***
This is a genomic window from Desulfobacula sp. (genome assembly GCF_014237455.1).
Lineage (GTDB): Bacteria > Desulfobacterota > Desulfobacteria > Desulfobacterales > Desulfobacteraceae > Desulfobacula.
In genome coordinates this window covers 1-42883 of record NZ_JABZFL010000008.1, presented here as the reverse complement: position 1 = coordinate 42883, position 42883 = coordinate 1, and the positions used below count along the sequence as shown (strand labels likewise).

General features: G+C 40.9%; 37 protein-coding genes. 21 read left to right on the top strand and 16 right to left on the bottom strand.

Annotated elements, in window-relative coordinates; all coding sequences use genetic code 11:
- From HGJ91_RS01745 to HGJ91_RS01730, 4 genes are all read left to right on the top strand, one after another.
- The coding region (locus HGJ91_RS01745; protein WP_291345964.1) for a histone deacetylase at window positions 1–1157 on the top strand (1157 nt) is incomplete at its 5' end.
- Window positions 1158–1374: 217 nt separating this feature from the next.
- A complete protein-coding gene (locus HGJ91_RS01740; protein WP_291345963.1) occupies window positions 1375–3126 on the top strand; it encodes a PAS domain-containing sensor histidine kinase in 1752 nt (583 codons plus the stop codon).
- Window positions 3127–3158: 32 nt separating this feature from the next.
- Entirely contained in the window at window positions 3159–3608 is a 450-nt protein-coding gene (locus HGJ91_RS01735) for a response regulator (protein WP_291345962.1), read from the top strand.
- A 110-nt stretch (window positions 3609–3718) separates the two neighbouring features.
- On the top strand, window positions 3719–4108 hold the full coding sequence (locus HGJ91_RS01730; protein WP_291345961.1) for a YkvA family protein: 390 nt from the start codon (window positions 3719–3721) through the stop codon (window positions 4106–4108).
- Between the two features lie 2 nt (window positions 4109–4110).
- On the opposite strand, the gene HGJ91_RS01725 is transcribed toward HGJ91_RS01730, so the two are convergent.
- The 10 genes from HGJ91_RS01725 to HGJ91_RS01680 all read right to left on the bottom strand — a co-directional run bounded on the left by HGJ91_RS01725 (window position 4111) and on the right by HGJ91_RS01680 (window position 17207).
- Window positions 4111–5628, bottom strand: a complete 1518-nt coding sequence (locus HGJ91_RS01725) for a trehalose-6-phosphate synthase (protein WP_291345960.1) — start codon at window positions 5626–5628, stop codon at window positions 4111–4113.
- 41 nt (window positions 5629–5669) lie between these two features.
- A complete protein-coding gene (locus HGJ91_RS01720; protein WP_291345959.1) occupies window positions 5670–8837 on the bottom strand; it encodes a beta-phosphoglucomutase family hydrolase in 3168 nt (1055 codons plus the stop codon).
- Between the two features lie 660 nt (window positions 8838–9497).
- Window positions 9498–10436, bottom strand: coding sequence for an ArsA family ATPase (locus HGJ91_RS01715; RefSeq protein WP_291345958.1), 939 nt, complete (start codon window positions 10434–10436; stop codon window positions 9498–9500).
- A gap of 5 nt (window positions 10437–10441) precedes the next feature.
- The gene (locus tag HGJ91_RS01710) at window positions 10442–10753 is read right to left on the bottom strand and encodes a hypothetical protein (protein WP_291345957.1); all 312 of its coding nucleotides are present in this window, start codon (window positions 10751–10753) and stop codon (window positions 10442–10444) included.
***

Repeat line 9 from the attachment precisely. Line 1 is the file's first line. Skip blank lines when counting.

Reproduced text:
- A complete protein-coding gene (locus HGJ91_RS01740; protein WP_291345963.1) occupies window positions 1375–3126 on the top strand; it encodes a PAS domain-containing sensor histidine kinase in 1752 nt (583 codons plus the stop codon).